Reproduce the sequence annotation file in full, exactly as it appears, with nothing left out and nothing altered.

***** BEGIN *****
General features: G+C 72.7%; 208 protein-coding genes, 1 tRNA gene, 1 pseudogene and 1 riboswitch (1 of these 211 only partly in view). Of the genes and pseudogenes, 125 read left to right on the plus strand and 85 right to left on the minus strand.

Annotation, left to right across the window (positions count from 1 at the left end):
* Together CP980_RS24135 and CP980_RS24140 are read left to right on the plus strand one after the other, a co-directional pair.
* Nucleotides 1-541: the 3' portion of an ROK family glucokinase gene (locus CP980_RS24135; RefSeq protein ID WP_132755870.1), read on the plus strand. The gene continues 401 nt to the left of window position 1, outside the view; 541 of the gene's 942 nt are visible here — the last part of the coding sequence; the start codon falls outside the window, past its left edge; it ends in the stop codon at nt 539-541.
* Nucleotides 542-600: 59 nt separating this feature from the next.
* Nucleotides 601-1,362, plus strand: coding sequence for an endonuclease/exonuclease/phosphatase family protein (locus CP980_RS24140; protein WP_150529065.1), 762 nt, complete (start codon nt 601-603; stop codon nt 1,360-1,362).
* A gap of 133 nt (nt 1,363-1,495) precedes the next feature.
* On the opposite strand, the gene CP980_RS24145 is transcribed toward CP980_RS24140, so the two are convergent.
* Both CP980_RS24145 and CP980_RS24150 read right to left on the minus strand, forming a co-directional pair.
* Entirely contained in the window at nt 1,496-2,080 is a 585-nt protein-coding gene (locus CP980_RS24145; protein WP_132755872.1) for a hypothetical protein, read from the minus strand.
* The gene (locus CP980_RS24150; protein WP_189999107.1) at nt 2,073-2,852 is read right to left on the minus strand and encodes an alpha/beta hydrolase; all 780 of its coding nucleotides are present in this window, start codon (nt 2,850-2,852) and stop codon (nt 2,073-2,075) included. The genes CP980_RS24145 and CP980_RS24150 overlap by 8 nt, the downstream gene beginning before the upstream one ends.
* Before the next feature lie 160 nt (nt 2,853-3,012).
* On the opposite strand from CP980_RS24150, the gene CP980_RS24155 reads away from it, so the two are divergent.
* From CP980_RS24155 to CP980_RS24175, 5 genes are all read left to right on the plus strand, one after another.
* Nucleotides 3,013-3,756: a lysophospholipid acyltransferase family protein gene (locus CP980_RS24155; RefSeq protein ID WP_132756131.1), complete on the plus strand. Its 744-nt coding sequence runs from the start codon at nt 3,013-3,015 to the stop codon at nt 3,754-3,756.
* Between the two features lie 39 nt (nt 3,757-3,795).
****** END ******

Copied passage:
General features: G+C 72.7%; 208 protein-coding genes, 1 tRNA gene, 1 pseudogene and 1 riboswitch (1 of these 211 only partly in view). Of the genes and pseudogenes, 125 read left to right on the plus strand and 85 right to left on the minus strand.

Annotation, left to right across the window (positions count from 1 at the left end):
* Together CP980_RS24135 and CP980_RS24140 are read left to right on the plus strand one after the other, a co-directional pair.
* Nucleotides 1-541: the 3' portion of an ROK family glucokinase gene (locus CP980_RS24135; RefSeq protein ID WP_132755870.1), read on the plus strand. The gene continues 401 nt to the left of window position 1, outside the view; 541 of the gene's 942 nt are visible here — the last part of the coding sequence; the start codon falls outside the window, past its left edge; it ends in the stop codon at nt 539-541.
* Nucleotides 542-600: 59 nt separating this feature from the next.
* Nucleotides 601-1,362, plus strand: coding sequence for an endonuclease/exonuclease/phosphatase family protein (locus CP980_RS24140; protein WP_150529065.1), 762 nt, complete (start codon nt 601-603; stop codon nt 1,360-1,362).
* A gap of 133 nt (nt 1,363-1,495) precedes the next feature.
* On the opposite strand, the gene CP980_RS24145 is transcribed toward CP980_RS24140, so the two are convergent.
* Both CP980_RS24145 and CP980_RS24150 read right to left on the minus strand, forming a co-directional pair.
* Entirely contained in the window at nt 1,496-2,080 is a 585-nt protein-coding gene (locus CP980_RS24145; protein WP_132755872.1) for a hypothetical protein, read from the minus strand.
* The gene (locus CP980_RS24150; protein WP_189999107.1) at nt 2,073-2,852 is read right to left on the minus strand and encodes an alpha/beta hydrolase; all 780 of its coding nucleotides are present in this window, start codon (nt 2,850-2,852) and stop codon (nt 2,073-2,075) included. The genes CP980_RS24145 and CP980_RS24150 overlap by 8 nt, the downstream gene beginning before the upstream one ends.
* Before the next feature lie 160 nt (nt 2,853-3,012).
* On the opposite strand from CP980_RS24150, the gene CP980_RS24155 reads away from it, so the two are divergent.
* From CP980_RS24155 to CP980_RS24175, 5 genes are all read left to right on the plus strand, one after another.
* Nucleotides 3,013-3,756: a lysophospholipid acyltransferase family protein gene (locus CP980_RS24155; RefSeq protein ID WP_132756131.1), complete on the plus strand. Its 744-nt coding sequence runs from the start codon at nt 3,013-3,015 to the stop codon at nt 3,754-3,756.
* Between the two features lie 39 nt (nt 3,757-3,795).